Chris Proctor's new CD, "Close and Personal Friends," takes us back to Chris's roots, and unfolds a tapestry of medleys woven from the music from his early years. Each of these medleys is an organic whole, the pieces knit together with introductions and bridges that Chris composed to order. "For What It's Worth," Stephen Stills' anthem to the 60's protest movement, glides seamlessly into "Spooky," the 60's pop/soul nugget from the Classics IV, which then evolves effortlessly into Marvin Gaye's much-loved "Heard it through the Grapevine." One surprising and delightful marriage merges the Beatles, Lynyrd Skynyrd, and Paul Simon, and another pays homage to an obscure Brit guitar hero from the '70's. Some medleys focus on classic rock and pop, while others incorporate soul, folk, British Isles and music from Chris's parents' era.
You'll hear echoes of Trini Lopez' Caribbean pop hits, a classic from Oklahoma, the theme from the Pat Boone/Debby Reynolds movie, "Tammy and the Bachelor," and two intriguing compositions from little-known but much-admired Brit guitar hero Dave Evans.
Always on display as always is Chris's taste in selecting memorable melodies, the compositional and arranging skills with which he builds the introductions and bridges, and the crystalline guitar technique with which he bring each piece to life.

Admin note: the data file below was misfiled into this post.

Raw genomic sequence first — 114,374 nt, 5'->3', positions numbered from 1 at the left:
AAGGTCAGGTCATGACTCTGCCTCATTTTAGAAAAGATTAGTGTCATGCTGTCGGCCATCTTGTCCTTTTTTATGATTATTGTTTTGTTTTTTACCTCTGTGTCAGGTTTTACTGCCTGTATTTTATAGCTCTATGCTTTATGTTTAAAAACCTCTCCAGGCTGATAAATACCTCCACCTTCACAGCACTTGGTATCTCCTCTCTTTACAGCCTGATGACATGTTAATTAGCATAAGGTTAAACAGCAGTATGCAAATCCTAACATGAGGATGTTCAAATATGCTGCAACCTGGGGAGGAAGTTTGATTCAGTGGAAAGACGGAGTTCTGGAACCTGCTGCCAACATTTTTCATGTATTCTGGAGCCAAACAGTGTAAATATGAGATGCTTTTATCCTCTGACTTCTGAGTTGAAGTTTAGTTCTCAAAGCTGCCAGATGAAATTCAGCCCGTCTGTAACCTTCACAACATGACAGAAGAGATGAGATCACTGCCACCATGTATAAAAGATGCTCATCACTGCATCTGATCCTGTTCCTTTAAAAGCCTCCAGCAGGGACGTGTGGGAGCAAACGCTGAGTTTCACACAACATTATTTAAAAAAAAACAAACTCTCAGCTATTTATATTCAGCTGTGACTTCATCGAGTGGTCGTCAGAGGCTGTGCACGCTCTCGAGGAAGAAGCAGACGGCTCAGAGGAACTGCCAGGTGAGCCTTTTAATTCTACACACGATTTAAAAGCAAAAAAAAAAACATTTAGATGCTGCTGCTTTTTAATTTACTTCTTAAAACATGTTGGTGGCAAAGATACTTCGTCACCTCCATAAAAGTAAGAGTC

Some highlights of "Close and Personal Friends"-
The opening harmonics and bass line of the Stephen Stills classic, "For What It's Worth," which conjure up the stirring original;
-The eBow introduction to the traditional jig medley, which evokes bagpipes swirling about the Scottish mists;
-The melodic twists and turns, and newly-composed bridges in his 5-song Beatles/Donovan confection;
-Another rock/pop medley which concludes with a stunning solo guitar version of "You Can Call Me Al," Paul Simon's rave-up hit from "Graceland," complete with the original's 3-part harmony horns and echoes;
-The lilting partnership of "Corrina, Corrina" and "People Get Ready" which closes the recording on a beautiful 12-string harmonic fade out.
Warm musicality, great taste, stellar technique, quirky humor, complex arranging and consummate composing chops all shine through this recording. LIke the subject matter and title, the guitar sound is also close and personal- just a single guitar, top-drawer microphones and preamps, and an intimate, pristine digital environment.
Of course, the CD has treats for guitar aficionados as usual- Chris's colorful palette of 6- and 12-string Taylor guitars, unorthodox techniques, alternate tunings, partial capos, unique eBow use, and slinky slide work.
"Close and Personal Friends" is Chris's tenth solo project since his touring career began with his National Fingerstyle Championship win 3 decades ago. It completes a circle of sorts, taking his longtime focus on composing new music for guitar, and using it to build a sound sculpture of homage to the sources of that originality. It's a lighter, more accessible work as a result, and a listening treat for both existing fans and those who have never heard his music before.